Preface: This article is the 6th article belonging to an article series. You may find the introduction article from following link: https://pals.com.tr/blog/environmental-test-engineering-and-pals-service-article-series-1
We will proceed to elaborate the “Methods” and “Procedure”s of environmental standards of MIL-STD-810 in our article series. Instead of writing down the obvious information already given in the standard, we will be discussing more practical information on product design, features regarding “Equipment Under Test” (EUT), and conducting tests.
Test Method 504.1 – Contamination by Fluids
This method uses contamination by fluids tests to determine if materiel (or material samples) is affected by temporary exposure to contaminating fluids (liquids) such as may be encountered and applied during its life cycle, either occasionally, intermittently, or over extended periods.
Definitions of occurrences by standard are as follows
•Occasionally: Extraordinary/unusual circumstances occurring once or twice a year.
•Intermittently: Regular basis under normal operation; possibly seasonally over the life of the materiel.
•Long periods such that materiel is thoroughly exposed.
Procedures of this method are as follows:
Procedure I - Large Systems. For materiel such as aircraft systems, full-up wheeled and track vehicles, and watercraft, to name a few, where operational temperatures may be critical. The most significant parameters used in this test procedure are the fluid(s) to be used, the temperature, and the duration of exposure. It is also important to specify the operational configuration of the test item, as well as whether or not the test item is a heat dissipating during operation.
Procedure II – Small Systems. For materiel addresses the chemical compatibility of nonmetallic materials used in small arms systems, clothing, boots, gas masks, gloves, Less Than Lethal and other ammunition, binoculars, flashlights, small arms tripods, and another materiel. Testing is performed at standard ambient conditions, but this procedure is more tailorable in that the immersion times and item/solution temperatures can be changed to suit the test program.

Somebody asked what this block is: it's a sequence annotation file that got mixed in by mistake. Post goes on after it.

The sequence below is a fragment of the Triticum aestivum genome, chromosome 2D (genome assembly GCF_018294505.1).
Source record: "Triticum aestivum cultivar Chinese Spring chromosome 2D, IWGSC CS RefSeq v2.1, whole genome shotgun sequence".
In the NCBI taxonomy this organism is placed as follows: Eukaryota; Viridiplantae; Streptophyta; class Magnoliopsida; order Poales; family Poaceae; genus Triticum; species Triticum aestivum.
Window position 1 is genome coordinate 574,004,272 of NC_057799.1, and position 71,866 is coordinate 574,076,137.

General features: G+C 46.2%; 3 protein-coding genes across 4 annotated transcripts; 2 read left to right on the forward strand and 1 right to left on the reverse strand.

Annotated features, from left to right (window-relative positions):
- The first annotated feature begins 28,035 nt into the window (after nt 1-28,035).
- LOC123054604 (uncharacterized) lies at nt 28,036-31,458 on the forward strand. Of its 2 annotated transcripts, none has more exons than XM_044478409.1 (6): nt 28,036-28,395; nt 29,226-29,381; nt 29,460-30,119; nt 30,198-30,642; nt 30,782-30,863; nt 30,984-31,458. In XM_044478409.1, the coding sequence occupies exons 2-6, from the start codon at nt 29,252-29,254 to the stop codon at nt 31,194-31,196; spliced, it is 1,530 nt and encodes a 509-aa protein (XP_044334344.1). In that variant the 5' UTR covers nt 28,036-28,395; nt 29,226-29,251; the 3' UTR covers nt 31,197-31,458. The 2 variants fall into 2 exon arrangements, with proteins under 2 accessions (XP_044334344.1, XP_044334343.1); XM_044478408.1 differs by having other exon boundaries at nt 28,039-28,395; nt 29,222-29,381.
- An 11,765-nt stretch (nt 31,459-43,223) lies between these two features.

Tips and Tricks;
- As a rule of thumb tailoring is essential. Meaning setting EUT test limits with the customer beforehand. Temperature limits are variable based upon the version of the standard. Test limits in this particular test are usually chosen from high or low operational temperature limits.
- Discuss EUT configuration with the customer. Prefer conditions for EUT most likely to be affected in real life. I.e. Storage, Packed, Unpack, Deployed, etc.
- Discuss with the customer;
•Test fluid(s) to be used and its temperature (see table above),
•Method of test fluid application (i.e. immersing, spraying, splashing, brushing, etc),
•Soak (post-wetting) temperature and duration,
•Cleaning/decontaminating fluids (during the test, if any: i.e. use of any tool),
•Type of exposure (i.e., occasional, intermittent, or extended)
- Set pass/fail criteria clearly with the customer; which operational features needed to be tested after storage or during tests. Prepare instructions for test laboratory experts step by step about how to test EUT. For example, some devices may be intended to be decomposed or deteriorate after fluid exposure, this may not be a failure criterion. Or in a scenario material paint may dissolve but a perfect operation of the device may pass the criteria.
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